• Services are Easy, Syntax is Hard Schauen Sie Kontoinformationen für 39217839 Nom: Jane Doe: Couverture: Bâtiment: 200000 Biens Personnels: 50000 Responsabilité: 100000 Visualizzare il registro delle chiamate per Jane 呼籲2011年2月16日討論加入汽車保險的投資組合。 決定等待一個決定 11 © Blue Slate Solutions 2010
    • XML Represents How<interaction> <request> Visualizzare il registro delle chiamate per Jane </request> <response> 呼籲2011年2月16日討論加入汽車保險的投 資組合。決定等待一個決定 </response></interaction> 12 © Blue Slate Solutions 2010
    • Schema Represents What (Syntax, Metadata)<account> <name>Jane Doe</name> <accountnumber>39217839</accountnumber> <type>Homeowners</type> <coverages> <structure unit=“USD”>200000</structure> <property unit=“USD”>50000</property> <liability unit=“USD”>100000</liability> </coverages> <latest_notes_available date=“2011-02-16”/></account> 13 © Blue Slate Solutions 2010
    • Canonical• Standardized model for exchanging information – Database schema – Class diagram – XML schema• Provides a contract for system communications• Requires significant, robust and engaged governance• Most challenging component of SOA 14 © Blue Slate Solutions 2010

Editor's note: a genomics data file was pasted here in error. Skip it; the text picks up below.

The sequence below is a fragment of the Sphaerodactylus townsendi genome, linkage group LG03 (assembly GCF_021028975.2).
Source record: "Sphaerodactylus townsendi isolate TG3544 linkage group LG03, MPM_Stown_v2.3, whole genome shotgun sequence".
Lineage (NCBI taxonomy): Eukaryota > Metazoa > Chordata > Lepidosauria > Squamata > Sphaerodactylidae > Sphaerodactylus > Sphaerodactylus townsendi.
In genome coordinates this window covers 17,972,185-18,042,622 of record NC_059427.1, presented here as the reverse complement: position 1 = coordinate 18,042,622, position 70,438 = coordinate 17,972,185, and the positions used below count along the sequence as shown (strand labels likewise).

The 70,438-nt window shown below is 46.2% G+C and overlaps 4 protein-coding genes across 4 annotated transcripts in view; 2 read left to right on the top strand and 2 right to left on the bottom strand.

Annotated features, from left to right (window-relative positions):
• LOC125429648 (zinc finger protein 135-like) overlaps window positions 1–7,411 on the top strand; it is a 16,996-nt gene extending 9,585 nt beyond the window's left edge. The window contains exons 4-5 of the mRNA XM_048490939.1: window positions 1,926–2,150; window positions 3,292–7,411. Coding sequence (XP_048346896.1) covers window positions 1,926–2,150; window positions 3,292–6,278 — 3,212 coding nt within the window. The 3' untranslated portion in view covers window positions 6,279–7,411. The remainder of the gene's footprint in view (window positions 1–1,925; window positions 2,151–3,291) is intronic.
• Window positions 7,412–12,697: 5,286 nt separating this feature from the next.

• Why SOA?• Externalizes business mission and strategy• Provides forum for effective communications• Creates the services plumbing once• Anticipates ands formalizes incremental change• Encourages flexibility and agility (loose coupling)• Promotes interoperability and integration 15 © Blue Slate Solutions 2010
    • Structure and Organization of Workflow 16 © Blue Slate Solutions 2010
    • Workflow• Processes – Tasks – Decision points – Information People Systems Documents Manual Structured Unstructured Workflow Orchestration Content management Human-centric System-centric Document- centric 17 © Blue Slate Solutions 2010
    • Baseline• Current state will involve human-human, human- system and system-system interactions• Often driven by people and movement of documents – Email – Fax – Printout – Handwritten form• Third-party involvement – Customers – Vendors 18 © Blue Slate Solutions 2010
    • What to Document• Goal is to leverage automation• SIPOC is valuable – Suppliers – Inputs – Process – Outputs – Customers• Key points – Manual data • Source – Manual steps and decisions • Knowledge 19 © Blue Slate Solutions 2010